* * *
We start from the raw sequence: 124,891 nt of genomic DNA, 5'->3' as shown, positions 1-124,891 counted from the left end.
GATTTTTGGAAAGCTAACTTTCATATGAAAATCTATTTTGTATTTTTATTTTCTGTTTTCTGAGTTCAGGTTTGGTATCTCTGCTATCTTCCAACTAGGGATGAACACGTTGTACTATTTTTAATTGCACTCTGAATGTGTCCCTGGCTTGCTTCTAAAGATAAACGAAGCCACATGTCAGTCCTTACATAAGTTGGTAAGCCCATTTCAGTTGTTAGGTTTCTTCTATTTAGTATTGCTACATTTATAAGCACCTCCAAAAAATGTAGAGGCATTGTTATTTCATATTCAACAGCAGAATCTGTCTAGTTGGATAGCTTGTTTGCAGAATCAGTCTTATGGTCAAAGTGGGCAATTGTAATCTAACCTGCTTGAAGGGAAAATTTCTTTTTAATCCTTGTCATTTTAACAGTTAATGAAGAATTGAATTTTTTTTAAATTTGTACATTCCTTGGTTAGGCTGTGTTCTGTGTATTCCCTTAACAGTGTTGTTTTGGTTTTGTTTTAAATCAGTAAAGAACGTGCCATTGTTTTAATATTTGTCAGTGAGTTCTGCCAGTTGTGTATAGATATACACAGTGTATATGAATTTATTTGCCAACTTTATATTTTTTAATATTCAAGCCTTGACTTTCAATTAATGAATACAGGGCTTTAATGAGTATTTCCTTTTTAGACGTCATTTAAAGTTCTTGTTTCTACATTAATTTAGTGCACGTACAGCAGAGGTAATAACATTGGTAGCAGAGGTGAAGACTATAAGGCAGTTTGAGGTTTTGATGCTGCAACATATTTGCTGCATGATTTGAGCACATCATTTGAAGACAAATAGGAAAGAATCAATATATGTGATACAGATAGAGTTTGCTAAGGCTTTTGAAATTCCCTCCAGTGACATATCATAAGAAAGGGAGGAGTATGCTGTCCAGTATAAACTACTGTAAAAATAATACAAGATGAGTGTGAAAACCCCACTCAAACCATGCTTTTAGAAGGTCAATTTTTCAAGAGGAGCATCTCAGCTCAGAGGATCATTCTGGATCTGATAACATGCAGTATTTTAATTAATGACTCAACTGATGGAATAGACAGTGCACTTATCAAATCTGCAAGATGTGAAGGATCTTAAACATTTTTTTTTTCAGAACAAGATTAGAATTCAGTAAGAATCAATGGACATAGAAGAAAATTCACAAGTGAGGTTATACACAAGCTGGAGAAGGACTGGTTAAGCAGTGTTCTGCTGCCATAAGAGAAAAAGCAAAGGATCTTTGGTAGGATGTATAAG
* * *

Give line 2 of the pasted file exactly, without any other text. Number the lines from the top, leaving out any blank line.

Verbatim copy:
GATTTTTGGAAAGCTAACTTTCATATGAAAATCTATTTTGTATTTTTATTTTCTGTTTTCTGAGTTCAGGTTTGGTATCTCTGCTATCTTCCAACTAGGGATGAACACGTTGTACTATTTTTAATTGCACTCTGAATGTGTCCCTGGCTTGCTTCTAAAGATAAACGAAGCCACATGTCAGTCCTTACATAAGTTGGTAAGCCCATTTCAGTTGTTAGGTTTCTTCTATTTAGTATTGCTACATTTATAAGCACCTCCAAAAAATGTAGAGGCATTGTTATTTCATATTCAACAGCAGAATCTGTCTAGTTGGATAGCTTGTTTGCAGAATCAGTCTTATGGTCAAAGTGGGCAATTGTAATCTAACCTGCTTGAAGGGAAAATTTCTTTTTAATCCTTGTCATTTTAACAGTTAATGAAGAATTGAATTTTTTTTAAATTTGTACATTCCTTGGTTAGGCTGTGTTCTGTGTATTCCCTTAACAGTGTTGTTTTGGTTTTGTTTTAAATCAGTAAAGAACGTGCCATTGTTTTAATATTTGTCAGTGAGTTCTGCCAGTTGTGTATAGATATACACAGTGTATATGAATTTATTTGCCAACTTTATATTTTTTAATATTCAAGCCTTGACTTTCAATTAATGAATACAGGGCTTTAATGAGTATTTCCTTTTTAGACGTCATTTAAAGTTCTTGTTTCTACATTAATTTAGTGCACGTACAGCAGAGGTAATAACATTGGTAGCAGAGGTGAAGACTATAAGGCAGTTTGAGGTTTTGATGCTGCAACATATTTGCTGCATGATTTGAGCACATCATTTGAAGACAAATAGGAAAGAATCAATATATGTGATACAGATAGAGTTTGCTAAGGCTTTTGAAATTCCCTCCAGTGACATATCATAAGAAAGGGAGGAGTATGCTGTCCAGTATAAACTACTGTAAAAATAATACAAGATGAGTGTGAAAACCCCACTCAAACCATGCTTTTAGAAGGTCAATTTTTCAAGAGGAGCATCTCAGCTCAGAGGATCATTCTGGATCTGATAACATGCAGTATTTTAATTAATGACTCAACTGATGGAATAGACAGTGCACTTATCAAATCTGCAAGATGTGAAGGATCTTAAACATTTTTTTTTTCAGAACAAGATTAGAATTCAGTAAGAATCAATGGACATAGAAGAAAATTCACAAGTGAGGTTATACACAAGCTGGAGAAGGACTGGTTAAGCAGTGTTCTGCTGCCATAAGAGAAAAAGCAAAGGATCTTTGGTAGGATGTATAAG